DUI defense lawyers and DWI defense attorneys are often asked why they are taking a particular drunk driving case to trial when a breath analysis machine has produced a reading above the legal limit. What these drunk driving lawyers know, and what they hope to educate their juries about, is that the breath testing machines that are used in DUI and DWI arrests are subject to error even in the best of circumstances. Breath testing in drunk driving cases is far from perfect.
The technology in the roadside PAS test is called “fuel cell” technology. This technology works by burning up the alcohol, which generates an electrical current that is measured and quantified with a numeric result. The technology in these roadside PAS tests is dubious at best. These devices do not have “slope” detectors, which are designed to guard against mouth alcohol causing an artificially high reading by detecting a negative slope (or sharp drop-off) in the alcohol level; they are not specific for alcohol and are subject to error due to certain types of chemical buildup.
Breath testing in DUI cases dates back to 1937 when Rolla Harger invented the “Drunkometer”. This machine gave birth to an industry that has witnessed many new designs, each trying to improve on the reliability of its predecessor. However, even in our present era, every single breath-testing device is subject to mistakes. All breath-testing machines used in DUI and DWI cases make certain assumptions about the people being tested that may or may not be true. All of the drunk driving breath-testing machines are subject to human error, maintenance problems, interference from outside sources (such as radio frequency interference), and internal malfunctions.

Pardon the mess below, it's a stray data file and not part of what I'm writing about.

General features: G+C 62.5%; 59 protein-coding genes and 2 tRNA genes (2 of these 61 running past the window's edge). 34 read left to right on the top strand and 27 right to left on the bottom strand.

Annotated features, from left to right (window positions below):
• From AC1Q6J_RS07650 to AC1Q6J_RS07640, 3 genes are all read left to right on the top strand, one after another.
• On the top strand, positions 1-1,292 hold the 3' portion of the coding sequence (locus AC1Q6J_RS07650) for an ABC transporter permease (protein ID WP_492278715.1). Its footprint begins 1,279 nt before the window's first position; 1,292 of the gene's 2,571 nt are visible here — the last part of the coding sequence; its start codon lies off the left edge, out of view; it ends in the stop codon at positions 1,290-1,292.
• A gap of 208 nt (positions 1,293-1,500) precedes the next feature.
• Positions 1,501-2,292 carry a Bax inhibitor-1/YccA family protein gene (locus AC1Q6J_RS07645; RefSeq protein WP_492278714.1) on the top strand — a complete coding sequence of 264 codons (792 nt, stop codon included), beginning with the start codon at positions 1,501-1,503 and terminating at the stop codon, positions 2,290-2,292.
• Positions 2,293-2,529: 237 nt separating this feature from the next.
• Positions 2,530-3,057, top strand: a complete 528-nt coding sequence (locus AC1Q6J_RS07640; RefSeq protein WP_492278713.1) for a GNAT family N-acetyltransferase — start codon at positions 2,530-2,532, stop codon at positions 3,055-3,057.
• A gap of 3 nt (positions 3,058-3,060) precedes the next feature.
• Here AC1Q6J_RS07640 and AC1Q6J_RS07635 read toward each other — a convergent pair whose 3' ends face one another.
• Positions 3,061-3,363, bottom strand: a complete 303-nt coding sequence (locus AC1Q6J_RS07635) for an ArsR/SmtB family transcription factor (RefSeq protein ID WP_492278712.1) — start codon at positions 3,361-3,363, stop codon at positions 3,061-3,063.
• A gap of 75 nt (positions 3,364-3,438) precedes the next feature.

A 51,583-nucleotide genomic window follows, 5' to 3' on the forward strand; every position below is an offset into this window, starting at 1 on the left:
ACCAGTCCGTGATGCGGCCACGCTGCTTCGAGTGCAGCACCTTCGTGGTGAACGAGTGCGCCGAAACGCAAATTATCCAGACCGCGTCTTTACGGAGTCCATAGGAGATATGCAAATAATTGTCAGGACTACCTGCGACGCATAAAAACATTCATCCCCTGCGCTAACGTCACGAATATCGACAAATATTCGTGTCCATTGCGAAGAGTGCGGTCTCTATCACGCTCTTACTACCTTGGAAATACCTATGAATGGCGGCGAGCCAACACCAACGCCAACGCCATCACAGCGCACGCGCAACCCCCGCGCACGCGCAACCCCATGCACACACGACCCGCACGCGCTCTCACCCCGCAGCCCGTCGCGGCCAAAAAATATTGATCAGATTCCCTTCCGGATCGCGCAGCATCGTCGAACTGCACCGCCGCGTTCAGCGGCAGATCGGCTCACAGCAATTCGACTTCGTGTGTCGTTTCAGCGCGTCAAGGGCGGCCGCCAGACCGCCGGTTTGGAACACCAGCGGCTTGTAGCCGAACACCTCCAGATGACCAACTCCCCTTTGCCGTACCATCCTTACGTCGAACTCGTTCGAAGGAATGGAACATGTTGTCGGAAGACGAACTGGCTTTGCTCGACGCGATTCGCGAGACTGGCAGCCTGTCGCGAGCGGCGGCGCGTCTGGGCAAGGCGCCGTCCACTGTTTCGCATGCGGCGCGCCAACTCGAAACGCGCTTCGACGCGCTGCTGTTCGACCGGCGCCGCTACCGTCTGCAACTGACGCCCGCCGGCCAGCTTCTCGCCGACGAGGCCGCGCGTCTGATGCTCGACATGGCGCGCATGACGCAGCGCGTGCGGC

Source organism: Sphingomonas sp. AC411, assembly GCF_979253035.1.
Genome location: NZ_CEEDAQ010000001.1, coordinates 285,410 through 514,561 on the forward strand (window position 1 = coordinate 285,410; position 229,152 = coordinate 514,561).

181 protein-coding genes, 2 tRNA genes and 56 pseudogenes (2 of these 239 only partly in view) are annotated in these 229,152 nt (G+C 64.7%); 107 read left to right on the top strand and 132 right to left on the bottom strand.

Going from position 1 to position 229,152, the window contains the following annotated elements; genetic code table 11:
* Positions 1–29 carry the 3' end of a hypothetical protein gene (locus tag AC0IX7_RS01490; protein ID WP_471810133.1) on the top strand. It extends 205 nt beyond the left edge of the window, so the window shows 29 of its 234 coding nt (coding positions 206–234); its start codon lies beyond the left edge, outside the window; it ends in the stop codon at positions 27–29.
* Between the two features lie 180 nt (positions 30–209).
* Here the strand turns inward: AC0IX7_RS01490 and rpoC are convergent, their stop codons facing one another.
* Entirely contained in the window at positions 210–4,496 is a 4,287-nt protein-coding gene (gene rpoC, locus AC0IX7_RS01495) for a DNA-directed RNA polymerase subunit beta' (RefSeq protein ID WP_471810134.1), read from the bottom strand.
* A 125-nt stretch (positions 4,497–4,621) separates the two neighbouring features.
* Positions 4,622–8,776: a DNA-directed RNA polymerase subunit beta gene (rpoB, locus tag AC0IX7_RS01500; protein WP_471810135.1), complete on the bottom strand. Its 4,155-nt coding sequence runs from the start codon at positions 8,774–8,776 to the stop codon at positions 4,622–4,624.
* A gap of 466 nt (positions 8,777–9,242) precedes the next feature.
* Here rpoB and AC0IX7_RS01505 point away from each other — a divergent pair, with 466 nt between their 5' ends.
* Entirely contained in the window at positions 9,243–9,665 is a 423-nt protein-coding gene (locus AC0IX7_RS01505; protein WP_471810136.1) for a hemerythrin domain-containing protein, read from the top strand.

DUI breath testing is an indirect way of determining blood alcohol content (BAC) or blood alcohol level (BAL). Many states have tried to get around the obvious problems associated with converting a breath alcohol level to a blood alcohol level by outlawing driving above a certain limit as determined by either a blood or breath test. DUI and DWI lawyers in most states confront laws that make it illegal to drive while under the influence of alcohol or to drive with a blood or breath alcohol level of .08% or higher. The former is based on actual impairment; the latter is based only on the subject’s alcohol level, without regard to whether or not they are actually feeling the effects of drinking alcohol.
Breath testing for alcohol is typically accomplished either on a roadside test prior to arrest, or on a more stationary machine at the jail following an arrest. The portable device, which is a little bigger than a pack of cigarettes, is called a Preliminary Alcohol Screening (PAS) test, or Preliminary Breath Testing (PBT) device. In most states, the officer conducting the investigation is supposed to tell the DUI or DWI suspect that blowing into the PAS device is optional. In practice, this is done inconsistently, at best.
The technology used in the stationhouse breath testing devices is slightly more reliable, in that they do typically have slope detectors to guard against mouth alcohol contamination, but are subject to human, internal, and external error as well. The stationhouse breath testing machines may use a fuel cell, or an infrared system to measure alcohol levels. Where an infrared system is used, the breath sample is blown into a chamber, and an infrared beam is shot from one end to the other. The beam is absorbed by alcohol molecules (and other molecules in the same spectrum, unfortunately), and the amount the beam is diminished as it passes from one end of the sample chamber to the other is measured, and is expressed in a numeric value. The greater the amount of light that is absorbed from one side of the chamber to the other, the higher the reading on the machine.
Unfortunately for those who stand accused of DUI, DWI, or any other drinking and driving-related offense, the ways in which the breath testing machines can be in error are many indeed. They include problems with mouth alcohol causing artificially high results, non-specificity to alcohol (where other compounds are mistaken for alcohol by the machine), radio frequency interference, calibration errors, human error, and more.